When I first saw artist Mohammad Iqbal’s paintings one and a half decades ago, I was very much enthralled by his figural compositions and protagonists’ appropriate articulations on canvas. Figures and the overall structures of the compositions have clearly highlighted the society’s socio-economic and political mayhem. He has engrossed himself with his themes. Iqbal has always been provoked by the anomalies in his surroundings. First and foremost, the best quality of Iqbal is his candid honesty and true passion for his paintings. His paintings are always a particular theme-based and portray the underprivileged and ignored people in our society. His works mirror the bitter realities of society. His themes centre on the mystics and the marginalised. The subjects have been addressed at times with abhorrence against the injustices they face and often with anxiety and rage.
Under the title “Migration: Dreaming of a Safer World”, a series of paintings by the artist focuses on the pains and agonies of migrant workers. In his paintings, it has been apparent that the protagonists suffer from lack of food and shelter. Their eyes are full of fear and anxiety over the loss of wages and well-being of their families. They also face harassment and negative reactions in their local communities. When the artist worked on the theme, he detected that uneven development is the main reason for migration. The obvious manifestations of uneven development include poverty, fragmentations of land and lack of employment opportunities. Large family sizes and natural calamities are also among the reasons for migration, the artist has observed. The painter gives more importance to the implied meaning of his subjects than their technical aspects. He has used impasto layers, in which the materials intertwine with other stuffs. Besides gripping the subject, he was occupied with thick colour where he created the character with help from superbly used spatula and brush on his canvas.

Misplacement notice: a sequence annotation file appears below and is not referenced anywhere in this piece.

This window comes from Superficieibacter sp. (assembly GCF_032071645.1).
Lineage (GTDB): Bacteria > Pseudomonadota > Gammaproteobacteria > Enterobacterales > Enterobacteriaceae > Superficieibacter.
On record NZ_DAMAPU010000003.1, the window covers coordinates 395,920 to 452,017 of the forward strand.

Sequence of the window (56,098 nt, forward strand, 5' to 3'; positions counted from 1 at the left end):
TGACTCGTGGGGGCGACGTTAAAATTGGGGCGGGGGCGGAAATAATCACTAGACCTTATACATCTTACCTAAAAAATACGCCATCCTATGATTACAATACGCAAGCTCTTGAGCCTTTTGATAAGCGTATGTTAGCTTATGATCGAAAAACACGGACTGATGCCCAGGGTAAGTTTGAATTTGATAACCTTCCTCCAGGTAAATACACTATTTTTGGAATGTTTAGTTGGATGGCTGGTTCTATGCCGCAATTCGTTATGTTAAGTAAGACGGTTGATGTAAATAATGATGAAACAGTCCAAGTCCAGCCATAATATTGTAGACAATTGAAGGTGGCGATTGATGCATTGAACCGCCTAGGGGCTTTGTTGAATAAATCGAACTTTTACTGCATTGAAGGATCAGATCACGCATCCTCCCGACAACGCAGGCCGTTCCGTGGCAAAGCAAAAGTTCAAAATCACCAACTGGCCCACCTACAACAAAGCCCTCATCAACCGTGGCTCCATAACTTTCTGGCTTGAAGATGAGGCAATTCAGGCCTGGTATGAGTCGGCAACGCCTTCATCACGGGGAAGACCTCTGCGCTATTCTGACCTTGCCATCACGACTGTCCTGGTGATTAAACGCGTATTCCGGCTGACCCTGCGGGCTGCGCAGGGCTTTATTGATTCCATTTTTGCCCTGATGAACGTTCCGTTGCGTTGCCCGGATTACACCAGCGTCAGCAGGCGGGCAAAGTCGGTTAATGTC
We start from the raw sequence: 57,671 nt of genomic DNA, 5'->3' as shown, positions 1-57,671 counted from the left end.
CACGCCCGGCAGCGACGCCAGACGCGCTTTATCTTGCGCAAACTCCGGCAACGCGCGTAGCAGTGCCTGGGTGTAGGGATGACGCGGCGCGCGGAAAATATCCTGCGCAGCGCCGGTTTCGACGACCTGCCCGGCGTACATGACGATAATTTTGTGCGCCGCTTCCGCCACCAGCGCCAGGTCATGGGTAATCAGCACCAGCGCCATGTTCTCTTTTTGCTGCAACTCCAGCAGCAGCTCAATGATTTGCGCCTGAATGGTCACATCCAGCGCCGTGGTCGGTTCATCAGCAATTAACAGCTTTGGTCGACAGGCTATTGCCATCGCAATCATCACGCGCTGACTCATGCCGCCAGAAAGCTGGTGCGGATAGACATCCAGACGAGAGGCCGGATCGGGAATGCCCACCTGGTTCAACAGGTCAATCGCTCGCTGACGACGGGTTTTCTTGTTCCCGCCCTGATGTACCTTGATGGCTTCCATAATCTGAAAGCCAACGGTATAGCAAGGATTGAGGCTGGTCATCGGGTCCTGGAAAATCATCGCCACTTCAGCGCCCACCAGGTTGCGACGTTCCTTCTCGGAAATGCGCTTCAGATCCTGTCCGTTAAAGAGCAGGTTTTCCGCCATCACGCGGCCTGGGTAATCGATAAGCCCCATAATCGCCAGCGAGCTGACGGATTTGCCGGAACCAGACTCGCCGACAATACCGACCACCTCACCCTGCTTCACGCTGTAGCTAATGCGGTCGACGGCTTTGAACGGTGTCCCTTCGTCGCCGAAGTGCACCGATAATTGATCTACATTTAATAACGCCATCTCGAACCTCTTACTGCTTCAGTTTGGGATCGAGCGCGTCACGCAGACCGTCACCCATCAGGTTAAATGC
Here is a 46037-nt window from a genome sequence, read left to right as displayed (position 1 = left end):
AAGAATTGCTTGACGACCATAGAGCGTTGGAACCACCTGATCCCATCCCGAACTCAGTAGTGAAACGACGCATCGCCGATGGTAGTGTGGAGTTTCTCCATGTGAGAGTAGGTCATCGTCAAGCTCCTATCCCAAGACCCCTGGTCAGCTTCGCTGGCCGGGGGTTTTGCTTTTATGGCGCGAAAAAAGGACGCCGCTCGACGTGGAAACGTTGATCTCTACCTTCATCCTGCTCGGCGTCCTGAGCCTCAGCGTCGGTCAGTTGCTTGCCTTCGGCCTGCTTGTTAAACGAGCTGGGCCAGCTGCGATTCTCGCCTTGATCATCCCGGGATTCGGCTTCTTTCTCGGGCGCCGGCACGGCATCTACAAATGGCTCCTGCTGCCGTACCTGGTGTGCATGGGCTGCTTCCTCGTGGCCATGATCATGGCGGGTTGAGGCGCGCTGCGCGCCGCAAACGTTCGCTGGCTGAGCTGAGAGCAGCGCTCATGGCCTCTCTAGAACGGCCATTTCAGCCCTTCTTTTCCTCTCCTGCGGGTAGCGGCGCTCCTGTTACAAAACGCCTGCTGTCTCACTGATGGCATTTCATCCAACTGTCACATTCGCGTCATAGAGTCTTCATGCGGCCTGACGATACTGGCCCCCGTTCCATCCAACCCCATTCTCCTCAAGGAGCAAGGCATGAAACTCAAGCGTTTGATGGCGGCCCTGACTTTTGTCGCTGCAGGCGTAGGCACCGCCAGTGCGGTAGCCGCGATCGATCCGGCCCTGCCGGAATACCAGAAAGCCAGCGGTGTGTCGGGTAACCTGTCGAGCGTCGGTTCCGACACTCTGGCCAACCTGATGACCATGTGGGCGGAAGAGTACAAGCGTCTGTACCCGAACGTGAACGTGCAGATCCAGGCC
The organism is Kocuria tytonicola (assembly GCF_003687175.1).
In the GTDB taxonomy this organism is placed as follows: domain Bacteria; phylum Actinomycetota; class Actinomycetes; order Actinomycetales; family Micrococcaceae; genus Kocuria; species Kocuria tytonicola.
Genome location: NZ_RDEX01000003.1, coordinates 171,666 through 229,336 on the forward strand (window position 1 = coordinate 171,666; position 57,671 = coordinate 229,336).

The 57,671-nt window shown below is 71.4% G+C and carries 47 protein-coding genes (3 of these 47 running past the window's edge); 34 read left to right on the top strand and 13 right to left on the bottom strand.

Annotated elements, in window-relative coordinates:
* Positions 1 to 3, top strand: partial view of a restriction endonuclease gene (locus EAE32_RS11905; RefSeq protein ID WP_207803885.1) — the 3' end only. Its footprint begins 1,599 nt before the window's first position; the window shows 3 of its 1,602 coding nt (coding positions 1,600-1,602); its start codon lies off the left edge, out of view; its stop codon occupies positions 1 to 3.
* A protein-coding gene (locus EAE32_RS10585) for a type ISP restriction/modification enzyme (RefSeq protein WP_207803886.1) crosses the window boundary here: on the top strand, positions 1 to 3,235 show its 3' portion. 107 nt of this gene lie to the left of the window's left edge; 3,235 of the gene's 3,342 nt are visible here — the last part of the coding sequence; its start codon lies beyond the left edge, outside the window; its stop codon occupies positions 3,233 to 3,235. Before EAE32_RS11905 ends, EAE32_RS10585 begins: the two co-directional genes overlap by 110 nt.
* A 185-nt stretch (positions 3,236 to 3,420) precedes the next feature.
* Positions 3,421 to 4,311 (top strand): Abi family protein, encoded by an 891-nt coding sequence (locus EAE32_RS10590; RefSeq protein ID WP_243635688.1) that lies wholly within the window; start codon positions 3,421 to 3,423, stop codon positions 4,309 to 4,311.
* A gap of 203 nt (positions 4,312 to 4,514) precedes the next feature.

Iqbal had done the series “Unfettered Life” in the 1990s chiefly with a strong philosophical theme---Bauls, a group of mystic minstrels of the country. Many of his characters on canvas are usually saint, spiritualist, exploited people and mystics. The artist feels Bauls can often be identified by their philosophical views, distinctive clothes and musical instruments. Not much is known of their origin, though. Several of his works focus on the lives of Bauls. The Baul’s way of life and philosophy attract him the most as he finds spirituality and sanctity in them. The differences prevailing within the economic structures of a capitalistic habitat leads him to portraying their lifestyles.
Iqbal has usually used oil and acrylic on canvas, Japanese paper specially washi paper, and pastel on paper. He is very meticulous about creating the ground of the canvas. To create the background for his paintings, the artist layers eight to ten times before making a level satisfactory enough for plunging deep into his subject easily. He has created varied kinds of dots, tiny round and oval sized forms with different shades. Some of his canvases are engrossed with vague forms, compositions and shadowy figures. Sometimes the painter applies colours directly -- piling them up faintly thick, and at times thin -- on the canvas, and tries to create an image that is dynamic and has appealing texture and sensuous tones. The backgrounds of most of his compositions are occupied by abstract forms, soothing colours and soft tones. Some works include engraved ambiguous forms while others are populated by scribbles and amorphous forms. Iqbal invests considerable time on each painting. The most significant feature of his paintings is that the surfaces of his paintings appear to us in same tone in every spaces of his painting.
Iqbal is most comfortable working on a large canvas, as his themes and compositions demand space. His work is elucidated by a powerful interplay of figures and space, helped by strong and controlled brushstrokes. The figures—sometimes in the middle of the canvas, sometimes on the side—always come into view in front of a backdrop.
Iqbal is simultaneously workaholic and scholarly sound. Over the course of years, he has been doggedly experimenting. He gives a precise explanation to his figures, forms and compositions which make a new meaning for his paintings. He always provides a new look for each of his expositions. The painter is always driven to explore something novel. It breaks boredom for him and he believes art can be enriched through experimentation.
The writer is an art critic and cultural curator.